Vail survey: Short-term rentals don’t have a big impact

Not many registered units could be long-term rentals

A recent study shows Vail’s population has grown somewhat in the past seven years. Meanwhile, the town has lost population in the 18-34 age group.
Economic & Planning Systems/courtesy image

This story has been corrected regarding the number of registered voters in Vail. The story has also been corrected to reflect home sales between $400,000 and $900,000.

A lot of people think short-term rentals are destroying Vail and other resort towns. That isn’t exactly true.

The Vail Town Council Tuesday heard a lengthy presentation about short-term rentals in town. The data included where short-term units are and who owns them. Most of the town’s short-term rental registrations — 62% — are in or near the town’s resort villages. The remainder are in and near the town’s more residential areas.

The information is from a roughly $50,000 study conducted by Economic & Planning Systems and RRC Associates, two firms that have long done consulting work for the town.

And there’s a lot of information to digest, for instance:

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  • There are 7,359 total residential units in town.
  • Of those, 2,454 are registered as short-term rentals in town.
  • Using mailing addresses in tax records, the study found that 77% of registered short-term units are owned by people outside of Eagle County.
  • Six homes in the town’s residential districts valued between $400,000 and $900,000 that sold in 2021 registered as short-term rentals.

That last figure doesn’t seem like much, although town officials believe there are many more short-term rentals registered in that price range. Still, Andrew Knudtsen of Economic and Planning Systems acknowledged that short-term rentals overall aren’t having a big effect on long-term rentals in town.

But Council member Jen Mason noted that even six units have an impact.

“That’s six families that don’t live here any more,” Mason said.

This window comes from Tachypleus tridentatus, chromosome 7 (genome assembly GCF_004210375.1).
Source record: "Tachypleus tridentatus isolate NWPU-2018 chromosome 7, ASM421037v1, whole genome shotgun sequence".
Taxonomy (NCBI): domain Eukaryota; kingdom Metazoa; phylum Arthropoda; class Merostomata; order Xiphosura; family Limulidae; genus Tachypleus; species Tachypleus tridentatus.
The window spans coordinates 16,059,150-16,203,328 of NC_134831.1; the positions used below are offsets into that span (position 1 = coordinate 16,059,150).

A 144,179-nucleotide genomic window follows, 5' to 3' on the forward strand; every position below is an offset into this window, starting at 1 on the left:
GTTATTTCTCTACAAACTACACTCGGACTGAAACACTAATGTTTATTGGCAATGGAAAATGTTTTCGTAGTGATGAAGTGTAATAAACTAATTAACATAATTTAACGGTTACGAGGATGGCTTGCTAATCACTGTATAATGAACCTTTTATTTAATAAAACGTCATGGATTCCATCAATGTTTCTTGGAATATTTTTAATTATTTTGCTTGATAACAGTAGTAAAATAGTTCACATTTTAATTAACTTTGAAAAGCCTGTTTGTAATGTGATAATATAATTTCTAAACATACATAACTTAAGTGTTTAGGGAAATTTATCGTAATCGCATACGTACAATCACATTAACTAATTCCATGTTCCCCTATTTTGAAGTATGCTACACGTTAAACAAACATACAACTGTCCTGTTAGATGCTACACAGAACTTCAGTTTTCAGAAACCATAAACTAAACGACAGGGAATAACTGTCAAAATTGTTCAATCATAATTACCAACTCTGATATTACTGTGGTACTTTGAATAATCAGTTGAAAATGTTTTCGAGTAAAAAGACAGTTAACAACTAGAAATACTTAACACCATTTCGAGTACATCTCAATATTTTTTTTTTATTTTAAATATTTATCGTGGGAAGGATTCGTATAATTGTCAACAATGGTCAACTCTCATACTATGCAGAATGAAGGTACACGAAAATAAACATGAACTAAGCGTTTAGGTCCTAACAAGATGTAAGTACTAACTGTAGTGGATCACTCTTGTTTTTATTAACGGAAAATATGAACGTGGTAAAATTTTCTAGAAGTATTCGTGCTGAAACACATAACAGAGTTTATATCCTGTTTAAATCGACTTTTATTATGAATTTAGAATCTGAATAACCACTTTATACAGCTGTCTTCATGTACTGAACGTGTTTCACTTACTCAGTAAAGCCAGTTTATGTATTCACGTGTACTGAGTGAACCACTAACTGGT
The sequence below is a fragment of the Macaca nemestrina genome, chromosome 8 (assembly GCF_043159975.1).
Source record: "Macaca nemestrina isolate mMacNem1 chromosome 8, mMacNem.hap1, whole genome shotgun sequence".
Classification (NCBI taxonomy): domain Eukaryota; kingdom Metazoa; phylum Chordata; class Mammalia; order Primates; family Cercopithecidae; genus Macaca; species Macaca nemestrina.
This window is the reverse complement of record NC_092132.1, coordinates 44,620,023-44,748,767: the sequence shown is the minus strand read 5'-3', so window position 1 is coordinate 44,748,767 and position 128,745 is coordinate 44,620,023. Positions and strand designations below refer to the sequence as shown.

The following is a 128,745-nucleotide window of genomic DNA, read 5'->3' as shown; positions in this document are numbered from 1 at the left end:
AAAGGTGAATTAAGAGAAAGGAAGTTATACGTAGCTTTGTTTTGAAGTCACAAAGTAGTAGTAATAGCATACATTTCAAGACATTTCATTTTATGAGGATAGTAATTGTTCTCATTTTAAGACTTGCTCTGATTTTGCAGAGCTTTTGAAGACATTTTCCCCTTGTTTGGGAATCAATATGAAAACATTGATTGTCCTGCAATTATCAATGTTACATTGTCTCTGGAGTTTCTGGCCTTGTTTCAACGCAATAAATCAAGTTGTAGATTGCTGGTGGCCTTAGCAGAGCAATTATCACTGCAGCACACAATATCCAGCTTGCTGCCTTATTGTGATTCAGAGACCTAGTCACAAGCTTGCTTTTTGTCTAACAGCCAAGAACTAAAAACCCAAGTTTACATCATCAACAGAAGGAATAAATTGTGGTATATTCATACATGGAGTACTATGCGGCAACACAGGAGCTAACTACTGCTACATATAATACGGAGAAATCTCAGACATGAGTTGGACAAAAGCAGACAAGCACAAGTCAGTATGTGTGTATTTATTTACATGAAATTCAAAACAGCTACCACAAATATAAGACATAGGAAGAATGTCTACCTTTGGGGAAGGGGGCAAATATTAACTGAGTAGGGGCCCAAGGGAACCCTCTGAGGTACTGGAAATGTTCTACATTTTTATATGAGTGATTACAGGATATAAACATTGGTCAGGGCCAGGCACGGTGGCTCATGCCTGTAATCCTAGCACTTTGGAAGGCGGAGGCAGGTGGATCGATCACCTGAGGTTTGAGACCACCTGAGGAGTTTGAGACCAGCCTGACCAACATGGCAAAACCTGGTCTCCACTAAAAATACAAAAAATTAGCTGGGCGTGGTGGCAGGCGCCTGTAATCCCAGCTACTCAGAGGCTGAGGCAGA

And Vail is experiencing a decline in the population of younger people.

Registered voters between the ages of 18 and 34 in 2014 represented 40% of all registered voters in town. The percentage had shrunk to 34% by 2021. Meanwhile town voters age 75 and older increased during the same period, from 4% to 8% of the town’s electorate.

Council members will have to consider all that data, and more, as town officials work to craft restrictions, regulations and fees, or both.

Other resort communities have taken various steps to restrict short-term rentals. Breckenridge has capped short-term rentals at a maximum of 2,200 units. No new licenses will be issued unless the total drops below the maximum.

Crested Butte has imposed a moratorium on new short-term registrations for non-primary residences until at least July of this year.

Resorts also impose varying levels of fees. Again, Breckenridge appears to have imposed the highest fees, currently $400 per bedroom, rising in 2023 to $756 per bedroom.

Aspen currently charges $150 for a business license. Vail also charges just an administrative fee. But Town Manager Scott Robson noted that the current fees don’t cover the town’s costs in administering the program.

But what’s right for Vail?

“How do we figure out a combination of policies unique to Vail?” Knudtsen asked, adding that Vail needs to find a regulatory and fee system almost independently of what’s going on in other areas.

Council member Kevin Foley said however the town’s regulations and fees shake out, enforcing the rules is essential.

“If there are problems, we need to know about it, Foley said, adding that owners with multiple violations shouldn’t be allowed to license their units for short-term use.

Knudtsen noted that the town’s current policy is four violation citations. Perhaps that could be reduced to three citations.

Whatever form the town’s regulations take, Mayor Kim Langmaid said the town needs to find the right system, adding that regulations have to recognize that “local housing is a priority of ours.”

By the numbers

60%: Number of Vail housing units used for “seasonal, recreational or occasional use.”

31%: Units registered with the town as short term rentals.

22%: Owner-occupied units.

9%: Renter occupied units.

10.6%: Increase between 2014 and 2021 in registered voters.

Source: Economic & Planning Systems, RRC Associates.

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